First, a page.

There are 69 countries in the world that have laws that criminalize homosexuality – and almost half of them are in Africa. However, in some of these countries steps have been taken to decriminalize same-sex unions.
In February this year, Angolan President João Lourenço sanctioned a review of the Penal Code to allow same-sex relationships and prohibit discrimination based on sexual orientation.
In June last year, Gabon overturned a law that criminalized homosexuality and made same-sex intercourse punishable by six months in prison and a fine.
The Botswana Superior Court also ruled in favor of decriminalizing homosexuality in 2019.
Mozambique and Seychelles have also abolished anti-homosexuality laws in recent years.
In Trinidad and Tobago, a court ruled in 2018 that laws banning same-sex sex were unconstitutional.
But there are countries where existing laws banning homosexuality have been tightened, including Nigeria and Uganda.
And in others, efforts to remove these laws have failed.
Earlier last year, a Singapore court rejected an attempt to overturn a law banning same-sex relationships.
In May 2019, Kenya’s highest court ruled to uphold laws that criminalize homosexual acts.
Many of the laws that criminalize same-sex relationships have their origins in colonial times.
And in many places, breaking these laws can result in long prison terms.
Of the 53 countries in the Commonwealth – a free association of countries, most of which are former British colonies – 36 have laws that criminalize homosexuality.
Countries that criminalize homosexuality also have criminal penalties for women who have sex with women, although the original UK laws only applied to men.
The International Lesbian, Gay, Bisexual, Trans and Intersex Association (Ilga) monitors the evolution of laws relating to homosexuality around the world.
According to the organization, the death penalty is the punishment prescribed for sexual acts between people of the same sex in Brunei, Iran, Mauritania, Saudi Arabia, Yemen and the northern states of Nigeria.
Sudan repealed the death penalty for consensual same-sex acts last year.
Some analysts say the actual risk of the process in some places is minimal.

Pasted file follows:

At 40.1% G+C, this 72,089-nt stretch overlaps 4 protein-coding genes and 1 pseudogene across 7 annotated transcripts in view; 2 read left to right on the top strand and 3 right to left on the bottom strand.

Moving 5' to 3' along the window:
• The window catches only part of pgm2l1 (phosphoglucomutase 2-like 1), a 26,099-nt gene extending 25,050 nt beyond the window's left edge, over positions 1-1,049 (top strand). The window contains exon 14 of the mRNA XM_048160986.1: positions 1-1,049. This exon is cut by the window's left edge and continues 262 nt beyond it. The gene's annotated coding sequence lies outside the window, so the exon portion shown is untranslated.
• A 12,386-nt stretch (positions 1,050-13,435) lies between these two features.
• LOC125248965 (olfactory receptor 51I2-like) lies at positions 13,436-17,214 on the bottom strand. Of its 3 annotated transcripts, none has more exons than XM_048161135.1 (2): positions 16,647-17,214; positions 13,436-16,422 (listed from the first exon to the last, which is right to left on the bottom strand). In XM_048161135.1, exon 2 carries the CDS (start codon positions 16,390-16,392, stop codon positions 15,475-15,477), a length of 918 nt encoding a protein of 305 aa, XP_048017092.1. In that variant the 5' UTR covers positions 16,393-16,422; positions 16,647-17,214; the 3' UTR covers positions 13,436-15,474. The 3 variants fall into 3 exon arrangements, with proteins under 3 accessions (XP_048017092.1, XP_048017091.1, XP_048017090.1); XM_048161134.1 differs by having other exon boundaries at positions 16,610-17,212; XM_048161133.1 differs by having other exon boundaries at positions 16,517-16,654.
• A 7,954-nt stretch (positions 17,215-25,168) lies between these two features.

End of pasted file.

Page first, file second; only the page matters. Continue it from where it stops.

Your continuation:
For example, a 2017 UK government report on Jamaica found the country to be considered a homophobic society, but “authorities are not actively seeking to prosecute LGBT people.”
Activist groups say the capacity of lesbian, gay, bisexual and trans (LGBT) organizations to carry out advocacy work is limited.
There is a global trend towards decriminalizing same sex acts.
So far, 28 countries around the world recognize same-sex marriages and 34 more offer some partnership recognition for same-sex couples, Ilga says.
Brazil has recognized the stable union of same-sex couples since May 2011.
As of December 2020, 81 countries had laws against workplace discrimination based on sexual orientation. Twenty years ago, he was only 15.
Complete list of countries where homosexuality is prohibited:
Afghanistan Saudi Arabia Algeria Antigua and Barbuda Bangladesh Barbados Bhutan Brunei Burundi Cameroon Qatar Chad Comoros Dominica Egypt Eritrea Ethiopia Gambia Gambia Ghana Grenada Guinea Guyana Yemen Cook Islands Solomon Islands Iran Jamaica Kiribati Kuwait Lebanon Occupy Liberia Libya Malawi Malaysia Maldives Mauritania Mauritius Islands Napoli Morocco Nigeria M (Gaza Strip) Oman Pakistan Papua New Guinea Kenya Saint Kitts and Neves Saint Lucia Saint Vincent and the Grenadines Samoa Senegal Sierra Leone Singapore Syria Somalia Sri Lanka Swaziland Sudan South Sudan Tanzania Togo Tonga Tunisia Turkmenistan Tuvalu Uganda Uzbekistan Zambia Zimbabwe